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Manned Mars mission transfer from Mars parking orbit to Phobos or DeimosThe problem of orbit transfers from a Mars parking orbit with an inclination of 165 degrees to the Mars Moon is addressed. The transfer can be accomplished using a three impulse transfer. The current 1999 baseline manned Mars mission requires a Mars parking orbit with an inclination of 165 degrees. This orbit inclination is necessary due to the direction of the Mars arrival and departure asymptotes of the interplanetary trajectory. The selection of this inclination for the parking orbit minimized the delta velocity requirements at Mars arrival and departure. This presents a problem in making transfer from this orbit to either Phobos or Deimos since it is a retrograde orbit. It is possible to make this transfer efficiently using a three impulse transfer and an intermediate transfer orbit with a very large apogee altitude. How the intermediate transfer orbit apogee can be determined based on a preselected transfer time, the delta velocities required as a function of transfer time, and the propellant required at a function of mission module weight for a transfer time of 5 days is shown. The data presented is specifically for the 1999 opposition class mission but the methods outlined are applicable to any other mission which requires a high inclination parking orbit.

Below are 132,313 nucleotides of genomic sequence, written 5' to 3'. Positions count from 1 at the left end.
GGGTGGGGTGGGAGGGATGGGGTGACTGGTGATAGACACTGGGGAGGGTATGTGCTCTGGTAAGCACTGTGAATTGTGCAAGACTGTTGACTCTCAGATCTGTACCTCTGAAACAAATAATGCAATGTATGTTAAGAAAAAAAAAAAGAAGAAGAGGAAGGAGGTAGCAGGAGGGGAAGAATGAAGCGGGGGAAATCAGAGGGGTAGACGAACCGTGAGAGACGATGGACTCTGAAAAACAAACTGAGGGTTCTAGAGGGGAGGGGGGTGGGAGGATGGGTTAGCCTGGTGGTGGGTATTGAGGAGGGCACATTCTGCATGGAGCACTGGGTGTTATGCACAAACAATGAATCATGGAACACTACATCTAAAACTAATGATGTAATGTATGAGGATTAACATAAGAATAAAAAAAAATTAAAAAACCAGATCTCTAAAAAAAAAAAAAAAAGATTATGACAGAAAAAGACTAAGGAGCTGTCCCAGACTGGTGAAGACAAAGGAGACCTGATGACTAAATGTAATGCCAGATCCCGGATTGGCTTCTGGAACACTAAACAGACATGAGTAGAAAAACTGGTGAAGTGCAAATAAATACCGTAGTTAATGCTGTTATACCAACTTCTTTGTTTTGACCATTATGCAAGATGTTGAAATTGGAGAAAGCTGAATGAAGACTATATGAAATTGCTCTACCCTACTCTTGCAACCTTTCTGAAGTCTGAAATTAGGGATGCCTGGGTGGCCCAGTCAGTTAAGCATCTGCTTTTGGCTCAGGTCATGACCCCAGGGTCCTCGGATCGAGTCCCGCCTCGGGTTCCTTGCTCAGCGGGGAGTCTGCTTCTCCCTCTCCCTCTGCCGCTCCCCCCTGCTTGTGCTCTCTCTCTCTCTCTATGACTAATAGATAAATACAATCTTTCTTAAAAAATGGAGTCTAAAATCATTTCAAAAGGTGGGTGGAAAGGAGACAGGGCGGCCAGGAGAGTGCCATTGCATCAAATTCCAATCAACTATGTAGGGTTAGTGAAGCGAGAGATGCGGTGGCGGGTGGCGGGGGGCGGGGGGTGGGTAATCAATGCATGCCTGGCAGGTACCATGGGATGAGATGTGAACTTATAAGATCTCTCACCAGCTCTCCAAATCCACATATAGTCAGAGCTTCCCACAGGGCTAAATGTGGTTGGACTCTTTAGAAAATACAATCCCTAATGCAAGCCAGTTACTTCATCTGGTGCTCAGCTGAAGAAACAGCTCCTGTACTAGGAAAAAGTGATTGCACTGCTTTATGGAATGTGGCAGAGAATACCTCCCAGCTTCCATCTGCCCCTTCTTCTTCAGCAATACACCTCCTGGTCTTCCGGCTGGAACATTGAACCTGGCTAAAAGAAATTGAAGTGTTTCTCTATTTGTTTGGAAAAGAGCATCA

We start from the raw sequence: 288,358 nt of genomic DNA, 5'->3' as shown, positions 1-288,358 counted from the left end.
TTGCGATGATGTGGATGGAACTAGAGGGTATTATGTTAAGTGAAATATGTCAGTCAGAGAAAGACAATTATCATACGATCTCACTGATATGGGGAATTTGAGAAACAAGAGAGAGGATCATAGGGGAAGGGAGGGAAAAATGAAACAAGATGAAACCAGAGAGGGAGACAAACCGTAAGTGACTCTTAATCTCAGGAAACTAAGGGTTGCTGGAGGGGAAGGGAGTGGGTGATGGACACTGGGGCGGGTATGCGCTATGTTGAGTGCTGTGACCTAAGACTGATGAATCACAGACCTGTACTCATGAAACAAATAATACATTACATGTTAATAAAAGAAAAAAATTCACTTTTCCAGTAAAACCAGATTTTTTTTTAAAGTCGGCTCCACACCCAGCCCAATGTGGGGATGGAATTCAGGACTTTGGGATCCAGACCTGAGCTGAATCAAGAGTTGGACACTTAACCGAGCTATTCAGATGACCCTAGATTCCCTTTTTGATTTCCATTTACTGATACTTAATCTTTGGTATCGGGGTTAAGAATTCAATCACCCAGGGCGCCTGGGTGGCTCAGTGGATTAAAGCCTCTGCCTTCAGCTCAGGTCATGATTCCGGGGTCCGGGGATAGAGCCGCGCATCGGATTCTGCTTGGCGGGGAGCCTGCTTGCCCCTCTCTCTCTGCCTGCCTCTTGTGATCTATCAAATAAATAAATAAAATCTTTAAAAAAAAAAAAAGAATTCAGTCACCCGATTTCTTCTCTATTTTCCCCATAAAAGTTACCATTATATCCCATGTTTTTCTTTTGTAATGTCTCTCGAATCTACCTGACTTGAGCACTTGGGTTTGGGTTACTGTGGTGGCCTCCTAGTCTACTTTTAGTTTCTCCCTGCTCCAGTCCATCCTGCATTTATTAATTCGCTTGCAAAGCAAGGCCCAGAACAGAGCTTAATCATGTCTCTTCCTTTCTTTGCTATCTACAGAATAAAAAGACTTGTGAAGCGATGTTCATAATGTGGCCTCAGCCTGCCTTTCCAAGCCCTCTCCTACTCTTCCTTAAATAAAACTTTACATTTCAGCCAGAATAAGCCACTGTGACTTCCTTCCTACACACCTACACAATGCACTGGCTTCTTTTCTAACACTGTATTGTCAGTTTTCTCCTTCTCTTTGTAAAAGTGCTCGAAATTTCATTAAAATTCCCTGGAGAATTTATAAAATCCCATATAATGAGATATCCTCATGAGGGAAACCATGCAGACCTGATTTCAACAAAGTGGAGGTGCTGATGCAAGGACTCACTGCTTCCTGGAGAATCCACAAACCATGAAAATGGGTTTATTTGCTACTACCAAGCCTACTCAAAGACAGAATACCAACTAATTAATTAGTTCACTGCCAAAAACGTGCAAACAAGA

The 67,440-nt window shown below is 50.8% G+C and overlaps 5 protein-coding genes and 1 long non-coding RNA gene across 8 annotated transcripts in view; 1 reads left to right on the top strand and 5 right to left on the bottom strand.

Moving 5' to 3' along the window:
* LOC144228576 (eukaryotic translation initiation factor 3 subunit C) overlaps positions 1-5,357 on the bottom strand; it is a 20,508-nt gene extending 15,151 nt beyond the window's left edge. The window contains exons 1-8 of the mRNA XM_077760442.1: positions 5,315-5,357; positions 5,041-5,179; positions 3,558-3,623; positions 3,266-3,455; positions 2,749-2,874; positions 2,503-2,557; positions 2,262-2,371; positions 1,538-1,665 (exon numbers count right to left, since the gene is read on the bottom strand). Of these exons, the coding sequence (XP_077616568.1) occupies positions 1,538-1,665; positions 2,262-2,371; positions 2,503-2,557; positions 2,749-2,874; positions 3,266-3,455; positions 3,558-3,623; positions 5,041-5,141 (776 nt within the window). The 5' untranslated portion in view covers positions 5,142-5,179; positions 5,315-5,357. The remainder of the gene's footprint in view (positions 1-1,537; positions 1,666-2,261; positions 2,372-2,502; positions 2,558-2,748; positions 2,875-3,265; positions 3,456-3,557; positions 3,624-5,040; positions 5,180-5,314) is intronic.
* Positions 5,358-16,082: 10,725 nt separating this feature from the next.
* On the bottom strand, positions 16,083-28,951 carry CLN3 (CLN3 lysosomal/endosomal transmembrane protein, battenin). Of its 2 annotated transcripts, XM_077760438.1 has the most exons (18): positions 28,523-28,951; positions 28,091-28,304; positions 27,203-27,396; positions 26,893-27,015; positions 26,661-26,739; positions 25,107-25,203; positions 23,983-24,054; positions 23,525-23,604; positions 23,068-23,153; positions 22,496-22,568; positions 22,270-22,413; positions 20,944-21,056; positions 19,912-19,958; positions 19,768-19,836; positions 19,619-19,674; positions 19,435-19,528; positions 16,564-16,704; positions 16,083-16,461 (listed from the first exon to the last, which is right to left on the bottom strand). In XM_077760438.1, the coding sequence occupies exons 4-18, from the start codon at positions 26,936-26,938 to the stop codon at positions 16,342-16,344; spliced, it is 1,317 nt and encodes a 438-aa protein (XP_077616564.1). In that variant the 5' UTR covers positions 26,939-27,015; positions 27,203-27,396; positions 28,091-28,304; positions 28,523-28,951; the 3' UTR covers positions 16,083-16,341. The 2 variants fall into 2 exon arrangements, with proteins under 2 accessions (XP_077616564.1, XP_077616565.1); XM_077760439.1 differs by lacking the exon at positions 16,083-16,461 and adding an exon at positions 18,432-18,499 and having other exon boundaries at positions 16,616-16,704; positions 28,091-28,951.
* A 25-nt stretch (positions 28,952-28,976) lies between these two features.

Document ID
19870008301
Document Type
Conference Paper
Authors
Mulqueen, Jack (NASA Marshall Space Flight Center Huntsville, AL, United States)
Date Acquired
September 5, 2013
Publication Date
May 1, 1986
Publication Information
Publication: Manned Mars Missions. Working Group Papers, Volume 1, Section 1-4
Subject Category
ASTRONAUTICS (GENERAL)
Distribution Limits
Public
Copyright
Work of the US Gov. Public Use Permitted.

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